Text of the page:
Sunday 31 October there was another demonstration against the absurd Dutch housing policy. This time in Nijmegen: the Nijmegen housing protest.


Of course the Bond Precare Woonvorm was present. Esteemed activist and board member of the Bond Precaire Woonvormn (BPW), Lilian Seip, gave a flaming speech. 


Read with me:

Speech “How did we get into this housing crisis?”
October 31, 2021

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Beginning of neoliberal politics and damage to (pre-war) public housing

With the introduction of the Housing Act in 1901, whose aim was to build high-quality and affordable housing, a lot of social housing has been built in the Netherlands. The public housing was born with that. It was the government's political task to to provide adequate housing for everyone.


Since the late 1980s, a neoliberal wind by politics and has been deliberately used to the detriment of public housing. Slowly our right of residence made way for the 'housing market'. Houses became a business model. Housing associations were Lubbers and Kok privatized and changed from social institutions to market-driven real estate investors.


After the financial crisis in 2008, the construction production halved and is a lot social rental stock in sale put. Hundreds of thousands of homes were demolished, sold or liberalized Causing waiting lists increased throughout the Netherlands.


More and more homes were sold to national and international investors and investors. Houses were bought up and then rented out at a high price (so-called buy-to-let). Stef Blok (VVD), our then Minister of Housing, went real estate fairs off to putting affordable rental housing from housing corporations on the display and sell it to the highest bidder. He owns it Ministry of Housing abolished and proudly announced that he was the first VVD member to do an entire ministry to disappear.


With the degradation of public housing, there is deliberately created scarcity Causing different groups are played against each other. No, the housing shortage is not coming by status holders! It is not the fault of so-called crooked residents or squatters. Homes are not taken away and made unaffordable by students,

home seekers, status holders or squatters, but by large profit-seeking companies, speculators and government policy.

Home ownership, growing gap between homeowners and tenants

It own home ownership has been stimulated by politics, by homeowners tax benefits (including the mortgage interest deduction). But don't forget the landlord levy where social tenants, the people with the smallest wallet, have more than 3 months(!) of their annual rent in rental tax.


In this way there is dichotomy created between tenants and homeowners (or haves and have nots). It was recently announced that homeowners on average 14x(!) have more savings than tenants. meanwhile rent alleys the past 10 years on average by more than 35%. More than 800,000 tenants have after paying the rent too little money for their livelihood. This is conscious policy.


Temporary contracts and precarisation

Housing has not only become more expensive, but also increasingly more temporary. It is estimated that almost the half of the private rental stock leased with a temporary, uncertain, contract. That too is conscious policy. 


Several legislation has been enacted that have facilitated temporary renting. In 2010 became the Squatting and Vacancy Act, better known as the Anti-squat law, implemented making squatting illegal. The initiators (VVD, CDA and Christenunie) claimed that this was to prevent vacancy. However, the ban on squatting has not led to less vacancy but well until it criminalizing squatters and a sprawl on anti-squatting companies. For example, the turnover of anti-squat agencies like Camelot and Ad Hoc within has grown tremendously over the years. But also temporary letting based on the Vacancy Act took off. Result: the emergence of a group of disenfranchised tenants to which companies make millions. The homelessness has been since 2010 doubled while more than 100.000 houses are empty.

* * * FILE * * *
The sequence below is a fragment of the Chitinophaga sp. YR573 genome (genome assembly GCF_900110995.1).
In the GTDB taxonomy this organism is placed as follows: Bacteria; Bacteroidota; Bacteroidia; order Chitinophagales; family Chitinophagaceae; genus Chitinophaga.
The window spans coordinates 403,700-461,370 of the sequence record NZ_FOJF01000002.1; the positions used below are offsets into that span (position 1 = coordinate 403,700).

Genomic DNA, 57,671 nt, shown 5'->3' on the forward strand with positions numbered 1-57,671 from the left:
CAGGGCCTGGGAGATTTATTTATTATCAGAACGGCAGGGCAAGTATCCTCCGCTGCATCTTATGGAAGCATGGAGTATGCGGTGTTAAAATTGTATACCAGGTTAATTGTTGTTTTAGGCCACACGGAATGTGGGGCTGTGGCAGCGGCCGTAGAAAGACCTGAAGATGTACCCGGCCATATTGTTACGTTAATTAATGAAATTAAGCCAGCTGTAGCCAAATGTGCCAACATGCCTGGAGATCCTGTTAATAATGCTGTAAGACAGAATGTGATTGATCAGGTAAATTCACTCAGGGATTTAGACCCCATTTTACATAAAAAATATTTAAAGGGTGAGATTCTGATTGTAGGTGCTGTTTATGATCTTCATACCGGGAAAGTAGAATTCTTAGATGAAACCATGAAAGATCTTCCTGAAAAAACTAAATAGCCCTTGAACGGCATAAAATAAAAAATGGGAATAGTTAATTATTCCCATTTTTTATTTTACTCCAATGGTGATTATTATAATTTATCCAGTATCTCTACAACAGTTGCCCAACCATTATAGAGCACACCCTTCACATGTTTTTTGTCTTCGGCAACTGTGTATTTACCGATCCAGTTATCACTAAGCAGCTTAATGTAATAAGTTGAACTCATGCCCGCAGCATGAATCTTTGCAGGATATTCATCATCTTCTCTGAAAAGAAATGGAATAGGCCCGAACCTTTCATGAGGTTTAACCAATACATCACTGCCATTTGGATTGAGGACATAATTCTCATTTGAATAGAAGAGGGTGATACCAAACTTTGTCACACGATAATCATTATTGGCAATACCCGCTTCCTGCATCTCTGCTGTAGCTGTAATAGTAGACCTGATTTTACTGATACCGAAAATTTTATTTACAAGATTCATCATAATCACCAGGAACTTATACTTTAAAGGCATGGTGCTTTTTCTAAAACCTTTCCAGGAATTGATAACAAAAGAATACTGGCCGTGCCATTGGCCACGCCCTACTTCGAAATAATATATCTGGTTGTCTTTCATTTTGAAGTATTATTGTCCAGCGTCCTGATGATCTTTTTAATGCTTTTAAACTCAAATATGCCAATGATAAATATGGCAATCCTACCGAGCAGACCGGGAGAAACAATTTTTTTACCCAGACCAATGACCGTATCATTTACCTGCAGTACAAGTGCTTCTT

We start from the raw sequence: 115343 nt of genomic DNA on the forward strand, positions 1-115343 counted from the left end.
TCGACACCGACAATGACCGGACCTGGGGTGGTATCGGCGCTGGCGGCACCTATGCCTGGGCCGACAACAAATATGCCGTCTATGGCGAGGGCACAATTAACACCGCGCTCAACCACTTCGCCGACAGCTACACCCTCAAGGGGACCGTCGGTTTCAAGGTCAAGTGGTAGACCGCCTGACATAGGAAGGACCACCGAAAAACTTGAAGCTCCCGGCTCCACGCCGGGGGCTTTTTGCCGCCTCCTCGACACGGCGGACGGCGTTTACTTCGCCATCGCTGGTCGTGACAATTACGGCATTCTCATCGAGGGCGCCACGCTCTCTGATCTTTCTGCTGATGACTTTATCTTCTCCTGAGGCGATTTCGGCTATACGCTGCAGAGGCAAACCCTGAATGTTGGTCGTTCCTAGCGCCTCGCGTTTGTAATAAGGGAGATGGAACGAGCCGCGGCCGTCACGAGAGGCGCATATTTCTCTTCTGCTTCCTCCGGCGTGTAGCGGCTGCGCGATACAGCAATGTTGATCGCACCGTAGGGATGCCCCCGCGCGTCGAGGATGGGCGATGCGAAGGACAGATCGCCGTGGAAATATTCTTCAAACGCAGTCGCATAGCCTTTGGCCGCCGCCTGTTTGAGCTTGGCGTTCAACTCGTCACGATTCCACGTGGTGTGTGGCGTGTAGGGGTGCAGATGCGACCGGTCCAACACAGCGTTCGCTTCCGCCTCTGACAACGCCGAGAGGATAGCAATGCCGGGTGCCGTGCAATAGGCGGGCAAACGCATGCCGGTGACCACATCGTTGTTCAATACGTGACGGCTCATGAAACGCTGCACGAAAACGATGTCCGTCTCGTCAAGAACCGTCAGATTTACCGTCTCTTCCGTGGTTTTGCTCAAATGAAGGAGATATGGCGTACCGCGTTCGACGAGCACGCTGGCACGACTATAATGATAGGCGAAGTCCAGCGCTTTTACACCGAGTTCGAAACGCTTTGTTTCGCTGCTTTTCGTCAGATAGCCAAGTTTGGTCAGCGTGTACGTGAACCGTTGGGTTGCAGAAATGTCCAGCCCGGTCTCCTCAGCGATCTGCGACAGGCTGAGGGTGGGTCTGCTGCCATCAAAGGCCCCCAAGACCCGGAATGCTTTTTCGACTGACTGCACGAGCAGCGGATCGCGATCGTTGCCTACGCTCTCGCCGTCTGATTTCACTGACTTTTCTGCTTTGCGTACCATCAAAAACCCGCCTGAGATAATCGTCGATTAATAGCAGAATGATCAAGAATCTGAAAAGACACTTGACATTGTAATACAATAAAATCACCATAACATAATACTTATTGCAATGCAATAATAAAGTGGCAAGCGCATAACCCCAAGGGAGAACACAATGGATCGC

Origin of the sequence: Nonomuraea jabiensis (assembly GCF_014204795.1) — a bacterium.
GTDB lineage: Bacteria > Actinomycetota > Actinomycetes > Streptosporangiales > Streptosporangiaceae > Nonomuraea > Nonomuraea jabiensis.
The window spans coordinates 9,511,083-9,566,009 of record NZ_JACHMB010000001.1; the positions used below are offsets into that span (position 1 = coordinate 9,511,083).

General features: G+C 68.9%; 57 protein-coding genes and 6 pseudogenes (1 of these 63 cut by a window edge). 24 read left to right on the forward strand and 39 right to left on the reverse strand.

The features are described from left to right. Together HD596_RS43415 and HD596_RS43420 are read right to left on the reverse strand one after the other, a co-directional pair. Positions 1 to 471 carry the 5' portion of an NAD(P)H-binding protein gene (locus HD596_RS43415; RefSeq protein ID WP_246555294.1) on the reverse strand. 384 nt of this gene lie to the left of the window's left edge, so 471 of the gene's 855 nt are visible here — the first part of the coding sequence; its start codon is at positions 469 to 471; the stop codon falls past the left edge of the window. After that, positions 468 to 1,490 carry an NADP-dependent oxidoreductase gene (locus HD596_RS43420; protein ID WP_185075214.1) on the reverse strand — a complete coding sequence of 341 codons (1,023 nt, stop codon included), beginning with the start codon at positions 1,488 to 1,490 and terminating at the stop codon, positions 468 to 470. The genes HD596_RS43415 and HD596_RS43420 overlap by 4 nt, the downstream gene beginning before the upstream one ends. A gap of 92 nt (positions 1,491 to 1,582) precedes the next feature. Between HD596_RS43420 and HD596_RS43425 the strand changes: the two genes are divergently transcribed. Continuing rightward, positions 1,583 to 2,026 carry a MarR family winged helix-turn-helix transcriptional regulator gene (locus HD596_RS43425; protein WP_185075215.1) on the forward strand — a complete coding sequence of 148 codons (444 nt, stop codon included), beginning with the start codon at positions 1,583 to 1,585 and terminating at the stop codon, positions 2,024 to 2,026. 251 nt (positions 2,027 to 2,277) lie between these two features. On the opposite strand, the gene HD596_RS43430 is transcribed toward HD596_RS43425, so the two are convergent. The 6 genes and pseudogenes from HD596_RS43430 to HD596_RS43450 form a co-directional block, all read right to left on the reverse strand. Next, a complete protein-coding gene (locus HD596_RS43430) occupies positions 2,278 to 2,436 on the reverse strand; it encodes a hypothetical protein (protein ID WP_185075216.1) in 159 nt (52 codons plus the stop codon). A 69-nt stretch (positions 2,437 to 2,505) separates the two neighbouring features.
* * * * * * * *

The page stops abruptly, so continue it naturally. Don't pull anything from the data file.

There is a shift in both social housing and the free sector from fixed to flex. That starts with the introduction of the Campus contract in 2006, allowing students and later also PhD students can rent their room or studio for the duration of their studies. With the introduction Rental Market Flow Act in 2015 the possibilities for temporary letting were further expanded expanded. Landlords can now rent their homes via a wide range of flex contracts temporary rental for the duration of 2, 5, 7 or 10 years without the tenant full to offer rent protection.


In the same year, five-year contracts introduced for special audiences like young people and status holders. A large part of the newly built social rental housing is attributable to this type of housing. The Amsterdam housing corporation The Key even has the wish pronounced to still only to be aimed at temporary youth housing (read: flex lofts).


The excuse used for the increase in temporary rentals was to reduce the flow and to better distribute the scarce housing stock. In practice, this has however, only led to rising rents and housing insecurity among tenants favor of the landlord. Temporary contracts offer the landlord the opportunity to increase the rent after a tenant change. While tenants evicted their house without rights be without replacement housing or relocation allowance. But flexible living is becoming also tax incentive by the government while social rent is taxed. This causes a extra incentive for profit-hungry real estate companies to increasingly focus on temporary and insecure homes. This while the tenants' rights are further eroded and the power relationship between tenant and landlord becomes even more skewed.

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